The sound of retro rock filled the Rion Ballroom in the Reitz Union as Dr. Dog performed Tuesday night as the headliner of a free concert sponsored by RUB Entertainment.
The psychedelic rock band from Philadelphia treated a crowd of about 400 to several songs with a ‘60s feel from their five full-length albums. Dr. Dog, whose music blends sounds from classic rock and R&B, was greeted with loud hollers from the crowd.
RUB Program Coordinator for Programs and Events Dianna Lampitt said Dr. Dog brought a unique style of music they knew would attract members of the community.
“It’s very different from what we’ve had in the past,” she said. “But there’s definitely a niche for this kind of music here in Gainesville and the surrounding areas.”
Orlando bluegrass-folk band Goodrich & The Die Tryin’s opened up the show and was followed by Gainesville pop-rock group The Boswellians.
There were about 150 audience members at the beginning of the show, with more trickling in as the two opening bands played. The crowd more than doubled in size before Dr. Dog began. Lampitt said they expected the large turnout before the event started.
“We voted on bringing them here because they are quite popular,” she said.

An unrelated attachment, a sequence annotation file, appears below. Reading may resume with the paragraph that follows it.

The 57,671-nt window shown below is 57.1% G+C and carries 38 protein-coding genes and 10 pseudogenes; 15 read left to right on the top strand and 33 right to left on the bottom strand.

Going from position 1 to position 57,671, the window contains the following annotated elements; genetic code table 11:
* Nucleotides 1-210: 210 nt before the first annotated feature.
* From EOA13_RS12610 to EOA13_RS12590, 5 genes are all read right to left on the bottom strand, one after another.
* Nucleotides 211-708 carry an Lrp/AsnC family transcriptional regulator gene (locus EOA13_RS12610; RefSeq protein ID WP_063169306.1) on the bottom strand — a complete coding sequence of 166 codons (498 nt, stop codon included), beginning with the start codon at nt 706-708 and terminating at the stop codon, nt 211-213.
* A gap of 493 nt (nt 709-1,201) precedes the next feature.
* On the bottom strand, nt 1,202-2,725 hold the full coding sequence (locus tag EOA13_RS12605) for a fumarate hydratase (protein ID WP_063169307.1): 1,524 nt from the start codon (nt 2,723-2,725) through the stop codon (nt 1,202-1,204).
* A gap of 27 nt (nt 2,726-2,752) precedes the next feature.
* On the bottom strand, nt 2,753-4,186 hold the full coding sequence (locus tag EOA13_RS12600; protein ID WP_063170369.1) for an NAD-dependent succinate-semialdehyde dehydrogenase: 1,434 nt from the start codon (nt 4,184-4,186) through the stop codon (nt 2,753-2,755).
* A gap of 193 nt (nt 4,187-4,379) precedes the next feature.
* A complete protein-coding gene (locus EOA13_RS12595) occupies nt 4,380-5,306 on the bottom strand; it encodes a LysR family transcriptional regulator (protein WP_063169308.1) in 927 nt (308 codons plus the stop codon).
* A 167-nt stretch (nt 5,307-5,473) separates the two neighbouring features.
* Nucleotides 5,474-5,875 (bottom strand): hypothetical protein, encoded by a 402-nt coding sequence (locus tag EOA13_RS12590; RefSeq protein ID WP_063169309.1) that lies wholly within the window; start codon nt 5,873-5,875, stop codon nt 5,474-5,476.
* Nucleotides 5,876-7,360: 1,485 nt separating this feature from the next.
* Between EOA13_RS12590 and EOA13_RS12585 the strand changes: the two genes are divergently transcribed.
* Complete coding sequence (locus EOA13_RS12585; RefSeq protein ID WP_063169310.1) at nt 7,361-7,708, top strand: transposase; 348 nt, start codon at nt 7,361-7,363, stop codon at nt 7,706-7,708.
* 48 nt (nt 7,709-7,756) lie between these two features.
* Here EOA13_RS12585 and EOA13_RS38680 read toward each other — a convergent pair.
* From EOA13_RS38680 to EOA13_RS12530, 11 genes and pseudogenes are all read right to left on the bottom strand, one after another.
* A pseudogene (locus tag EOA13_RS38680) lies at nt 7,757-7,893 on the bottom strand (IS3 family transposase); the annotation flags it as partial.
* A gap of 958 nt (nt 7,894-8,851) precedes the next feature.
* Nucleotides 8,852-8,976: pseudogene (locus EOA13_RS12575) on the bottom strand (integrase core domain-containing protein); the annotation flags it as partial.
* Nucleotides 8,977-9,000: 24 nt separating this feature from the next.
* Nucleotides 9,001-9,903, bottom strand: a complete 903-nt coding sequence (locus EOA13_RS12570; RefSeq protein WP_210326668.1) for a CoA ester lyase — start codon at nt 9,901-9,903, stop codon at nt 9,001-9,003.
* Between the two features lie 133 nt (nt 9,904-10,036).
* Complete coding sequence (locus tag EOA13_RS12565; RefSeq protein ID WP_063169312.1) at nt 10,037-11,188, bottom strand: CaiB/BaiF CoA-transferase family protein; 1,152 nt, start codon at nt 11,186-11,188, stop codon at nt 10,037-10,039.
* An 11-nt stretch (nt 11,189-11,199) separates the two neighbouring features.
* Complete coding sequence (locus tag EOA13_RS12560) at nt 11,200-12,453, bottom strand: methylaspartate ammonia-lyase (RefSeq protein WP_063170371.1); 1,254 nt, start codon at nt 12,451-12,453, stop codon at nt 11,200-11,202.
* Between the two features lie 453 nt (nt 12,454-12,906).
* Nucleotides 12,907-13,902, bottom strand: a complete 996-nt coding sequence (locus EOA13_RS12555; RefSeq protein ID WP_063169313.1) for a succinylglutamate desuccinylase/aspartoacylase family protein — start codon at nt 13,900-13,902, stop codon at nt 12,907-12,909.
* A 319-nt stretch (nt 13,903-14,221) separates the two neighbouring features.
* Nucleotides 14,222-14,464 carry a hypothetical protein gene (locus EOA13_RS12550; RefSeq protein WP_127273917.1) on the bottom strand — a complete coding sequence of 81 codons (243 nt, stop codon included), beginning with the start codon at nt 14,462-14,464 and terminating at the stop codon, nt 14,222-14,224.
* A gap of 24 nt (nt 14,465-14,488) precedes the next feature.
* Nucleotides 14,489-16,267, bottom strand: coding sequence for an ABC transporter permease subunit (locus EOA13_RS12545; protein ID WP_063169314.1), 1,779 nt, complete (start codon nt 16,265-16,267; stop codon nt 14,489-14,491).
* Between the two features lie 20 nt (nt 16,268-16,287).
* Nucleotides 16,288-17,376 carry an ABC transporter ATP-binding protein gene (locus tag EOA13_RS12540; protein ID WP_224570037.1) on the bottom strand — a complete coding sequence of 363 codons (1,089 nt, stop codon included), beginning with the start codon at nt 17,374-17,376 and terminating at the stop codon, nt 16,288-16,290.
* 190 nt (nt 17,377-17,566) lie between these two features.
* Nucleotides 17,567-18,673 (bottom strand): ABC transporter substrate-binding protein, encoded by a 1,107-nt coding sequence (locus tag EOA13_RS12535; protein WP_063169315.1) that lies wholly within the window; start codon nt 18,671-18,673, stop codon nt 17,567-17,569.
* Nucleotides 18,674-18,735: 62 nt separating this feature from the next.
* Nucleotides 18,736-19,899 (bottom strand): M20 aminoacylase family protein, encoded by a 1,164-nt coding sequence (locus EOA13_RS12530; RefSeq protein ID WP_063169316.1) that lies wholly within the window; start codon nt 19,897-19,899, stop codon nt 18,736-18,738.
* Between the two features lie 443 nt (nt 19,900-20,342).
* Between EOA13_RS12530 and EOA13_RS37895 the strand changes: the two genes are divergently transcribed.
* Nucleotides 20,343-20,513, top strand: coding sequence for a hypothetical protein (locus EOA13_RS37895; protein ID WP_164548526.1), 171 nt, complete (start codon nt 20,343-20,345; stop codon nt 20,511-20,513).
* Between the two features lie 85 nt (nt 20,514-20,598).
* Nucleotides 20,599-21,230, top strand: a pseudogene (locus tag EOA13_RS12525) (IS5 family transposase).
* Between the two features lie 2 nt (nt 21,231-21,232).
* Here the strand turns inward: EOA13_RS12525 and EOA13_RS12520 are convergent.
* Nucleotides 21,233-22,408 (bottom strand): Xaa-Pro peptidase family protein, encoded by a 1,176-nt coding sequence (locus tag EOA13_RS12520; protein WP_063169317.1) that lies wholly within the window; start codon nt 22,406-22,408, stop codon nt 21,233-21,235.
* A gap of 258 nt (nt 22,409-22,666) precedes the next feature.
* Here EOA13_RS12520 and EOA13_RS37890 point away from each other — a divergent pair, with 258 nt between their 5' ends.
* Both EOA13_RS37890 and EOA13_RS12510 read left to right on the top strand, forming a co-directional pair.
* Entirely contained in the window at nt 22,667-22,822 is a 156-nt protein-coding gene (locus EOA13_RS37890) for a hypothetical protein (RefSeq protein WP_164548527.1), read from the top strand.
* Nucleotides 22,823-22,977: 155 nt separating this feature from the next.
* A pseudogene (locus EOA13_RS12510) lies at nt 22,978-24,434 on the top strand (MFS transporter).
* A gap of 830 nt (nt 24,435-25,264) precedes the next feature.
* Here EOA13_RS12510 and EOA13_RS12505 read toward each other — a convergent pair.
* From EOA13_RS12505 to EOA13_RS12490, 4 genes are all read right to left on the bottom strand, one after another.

UF sophomore Emon Abtahi said he had been looking forward to the concert since he knew RUB was hosting the event.
“When I first heard about the concert, I couldn’t wait to go,” he said. “Dr. Dog just has such sick music. I love it.”
The bands played on an elevated stage decked out with an arsenal of amplifiers, microphones and guitars. Four curtains made to look like stained-glass windows adorned the stage as audience members stood listening to the music with feet tapping, heads bobbing and hands clapping.
Dr. Dog released its first album, “The Psychedelic Swamp,” in 2001. Since then, the band has released five critically acclaimed albums and appeared on the late-night shows of Conan O’Brien, David Letterman and Jimmy Fallon.
Abtahi said that although the band’s name sounds funny to him, he is all about their music.
“I think Dr. Dog is funny because it sounds like a dog is practicing medicine,” he said. “But even if a medically advanced dog was playing this music, I would listen.”